First and foremost, Spotlight Innovation works with entrepreneurs and teams with the vision and determination necessary to make significant impacts on the world’s greatest health challenges. We provide a high level of service to all stakeholders, and we build our relationships around long-term commitments.

Spotlight Innovation provides solutions for healthcare-focused companies commercializing healthcare intellectual property developed by major centers of academia in the United States.

The Company focuses on identifying, validating and acquiring/cooperating with early stage companies developing healthcare technologies including pharmaceuticals, devices and equipment, diagnostic products and healthcare IT.


Seed, Early, Startup

Development Role:

Spotlight Innovation engages proactively with our portfolio companies by providing oversight, strategic direction, serving on boards, and business development assistance. We drive our portfolio companies for all stakeholders, including entrepreneurs, management, investors and employees.

Disease Focus:


Cancer is a group of diseases characterized by the uncontrolled growth and spread of abnormal cells. If the spread is not controlled, it can result in death. Cancer is caused by both external actors (tobacco, infectious organisms, chemicals, and radiation) and internal factors (inherited mutations, hormones, immune conditions, and mutations that occur from metabolism). Cancer is treated with surgery, radiation, chemotherapy, hormone therapy, immune therapy, and targeted therapy.
— Source: American Cancer Society, Cancer Facts & Figures 2014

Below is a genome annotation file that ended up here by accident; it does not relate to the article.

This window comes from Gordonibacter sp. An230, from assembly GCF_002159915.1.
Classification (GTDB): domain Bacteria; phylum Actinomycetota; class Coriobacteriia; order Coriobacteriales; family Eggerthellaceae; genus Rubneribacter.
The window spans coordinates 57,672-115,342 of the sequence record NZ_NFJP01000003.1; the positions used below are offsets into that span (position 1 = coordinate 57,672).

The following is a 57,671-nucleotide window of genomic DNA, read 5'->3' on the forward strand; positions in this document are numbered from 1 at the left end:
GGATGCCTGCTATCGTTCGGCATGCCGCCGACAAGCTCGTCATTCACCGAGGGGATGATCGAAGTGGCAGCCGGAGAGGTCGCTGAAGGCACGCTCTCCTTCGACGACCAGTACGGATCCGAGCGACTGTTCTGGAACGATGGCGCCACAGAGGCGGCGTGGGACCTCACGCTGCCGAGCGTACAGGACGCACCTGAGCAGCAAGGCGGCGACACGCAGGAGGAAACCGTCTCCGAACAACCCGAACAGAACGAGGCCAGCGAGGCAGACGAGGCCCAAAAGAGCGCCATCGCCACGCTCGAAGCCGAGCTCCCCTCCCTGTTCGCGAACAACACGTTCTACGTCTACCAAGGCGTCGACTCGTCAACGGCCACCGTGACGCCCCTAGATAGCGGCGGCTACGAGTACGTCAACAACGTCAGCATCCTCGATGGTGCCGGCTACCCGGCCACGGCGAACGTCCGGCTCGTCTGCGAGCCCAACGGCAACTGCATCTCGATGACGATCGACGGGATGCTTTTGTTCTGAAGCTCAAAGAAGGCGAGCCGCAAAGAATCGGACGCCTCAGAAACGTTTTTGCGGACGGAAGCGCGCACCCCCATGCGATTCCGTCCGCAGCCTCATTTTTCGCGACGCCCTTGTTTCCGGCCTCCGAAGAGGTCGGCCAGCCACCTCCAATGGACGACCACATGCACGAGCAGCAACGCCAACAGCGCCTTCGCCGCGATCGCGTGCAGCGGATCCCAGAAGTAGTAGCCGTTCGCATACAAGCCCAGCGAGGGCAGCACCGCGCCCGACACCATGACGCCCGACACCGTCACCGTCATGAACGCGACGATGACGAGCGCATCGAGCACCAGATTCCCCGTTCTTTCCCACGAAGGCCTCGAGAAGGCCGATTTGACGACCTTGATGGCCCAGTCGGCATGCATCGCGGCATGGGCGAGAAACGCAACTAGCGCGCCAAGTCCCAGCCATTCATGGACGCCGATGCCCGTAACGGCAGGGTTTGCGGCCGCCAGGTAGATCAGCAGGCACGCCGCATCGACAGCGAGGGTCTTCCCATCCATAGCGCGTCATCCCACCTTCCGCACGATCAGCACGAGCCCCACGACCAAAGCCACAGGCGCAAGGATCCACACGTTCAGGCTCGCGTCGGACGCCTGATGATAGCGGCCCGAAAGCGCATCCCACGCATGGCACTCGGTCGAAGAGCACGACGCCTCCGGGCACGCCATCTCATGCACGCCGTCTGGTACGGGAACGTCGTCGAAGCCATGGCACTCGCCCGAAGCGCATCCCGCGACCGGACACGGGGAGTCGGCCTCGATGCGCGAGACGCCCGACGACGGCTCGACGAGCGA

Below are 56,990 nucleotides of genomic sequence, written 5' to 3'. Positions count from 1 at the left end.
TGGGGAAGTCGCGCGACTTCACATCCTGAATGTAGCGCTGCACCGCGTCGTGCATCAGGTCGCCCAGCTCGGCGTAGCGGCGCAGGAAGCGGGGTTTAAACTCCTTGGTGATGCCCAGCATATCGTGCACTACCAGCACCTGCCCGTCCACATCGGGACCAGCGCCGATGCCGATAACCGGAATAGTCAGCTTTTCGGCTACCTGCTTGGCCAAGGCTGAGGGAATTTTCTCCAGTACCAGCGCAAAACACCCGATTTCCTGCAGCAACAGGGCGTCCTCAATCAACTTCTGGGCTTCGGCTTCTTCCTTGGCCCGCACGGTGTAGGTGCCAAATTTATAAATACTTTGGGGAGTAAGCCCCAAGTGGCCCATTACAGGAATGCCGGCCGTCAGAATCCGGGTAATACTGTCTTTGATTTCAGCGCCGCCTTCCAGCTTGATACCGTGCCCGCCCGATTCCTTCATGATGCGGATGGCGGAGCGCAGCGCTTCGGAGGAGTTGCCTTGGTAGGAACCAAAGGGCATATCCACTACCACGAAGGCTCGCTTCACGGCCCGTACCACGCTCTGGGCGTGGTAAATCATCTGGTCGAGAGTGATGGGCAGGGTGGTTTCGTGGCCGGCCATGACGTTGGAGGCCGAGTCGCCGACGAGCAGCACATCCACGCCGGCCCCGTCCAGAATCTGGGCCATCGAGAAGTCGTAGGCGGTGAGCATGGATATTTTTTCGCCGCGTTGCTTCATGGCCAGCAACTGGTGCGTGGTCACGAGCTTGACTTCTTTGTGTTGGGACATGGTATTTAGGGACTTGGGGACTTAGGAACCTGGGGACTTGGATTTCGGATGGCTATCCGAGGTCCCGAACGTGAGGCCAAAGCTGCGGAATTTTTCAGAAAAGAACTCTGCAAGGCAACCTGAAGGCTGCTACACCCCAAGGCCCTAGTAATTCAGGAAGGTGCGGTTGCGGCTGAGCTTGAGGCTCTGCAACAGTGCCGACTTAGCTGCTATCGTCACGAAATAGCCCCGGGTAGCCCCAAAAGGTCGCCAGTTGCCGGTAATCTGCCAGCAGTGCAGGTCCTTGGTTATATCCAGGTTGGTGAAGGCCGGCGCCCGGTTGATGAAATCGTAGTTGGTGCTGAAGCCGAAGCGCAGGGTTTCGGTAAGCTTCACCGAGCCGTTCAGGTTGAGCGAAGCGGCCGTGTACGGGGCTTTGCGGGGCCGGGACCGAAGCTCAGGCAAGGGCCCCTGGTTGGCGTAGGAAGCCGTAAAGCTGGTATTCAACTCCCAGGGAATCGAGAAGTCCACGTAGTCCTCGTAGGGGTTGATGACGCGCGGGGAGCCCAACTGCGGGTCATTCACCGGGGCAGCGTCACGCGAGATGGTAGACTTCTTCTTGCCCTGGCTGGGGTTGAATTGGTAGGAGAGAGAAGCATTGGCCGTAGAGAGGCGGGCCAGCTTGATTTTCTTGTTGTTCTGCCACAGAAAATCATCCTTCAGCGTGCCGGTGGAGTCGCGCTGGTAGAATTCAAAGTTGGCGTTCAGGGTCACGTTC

Cancer Costs

The National Institutes of Health (NIH) estimates that the overall costs of cancer in 2009 were $216.6 billion: $86.6 billion for direct medical costs (total of all health expenditures) and $130.0 billion for indirect mortality costs (cost of lost productivity due to premature death).

“The rising costs of cancer care illustrate how important it is for us to advance the science of cancer prevention and treatment to ensure that we’re using the most effective approaches,” said Robert Croyle, Ph.D., director, Division of Cancer Control and Population Sciences, NCI.

The NIH estimates that cancers cost the United States an overall $264 billion in 2010. It is estimated that approximately $10.3 billion per year is spent in the United States on lung cancer treatment alone.

Based on growth and aging of the U.S. population, medical expenditures for cancer in the year 2020 are projected to reach at least $158 billion (in 2010 dollars), an increase of 27 percent over 2010, according to a National Institutes of Health analysis. If newly developed tools for cancer diagnosis, treatment, and follow-up continue to be more expensive, medical expenditures for cancer could reach as high as $207 billion, said the researchers from the National Cancer Institute (NCI), part of the NIH.
— Source: National Institutes of Health (NIH)

Cancer Market

In 2010, the global cancer market was valued at $54 billion, with forecasted Compound Annual Growth Rate (CAGR) growth to $81 billion by 2016. The seven major cancer markets (US, France, Germany, Italy, Spain, United Kingdom and Japan) represented ~79% of the 2010 global cancer market ($43 billion). The US dominated 2010 sales with a market share of 38.5% and the leading ten companies of the global cancer market represented 87.1% ($47 billion) of the total market.
—Source: The Cancer Market Outlook to 2016; Competitive landscape, market size, pipeline analysis, and growth opportunities, June 2011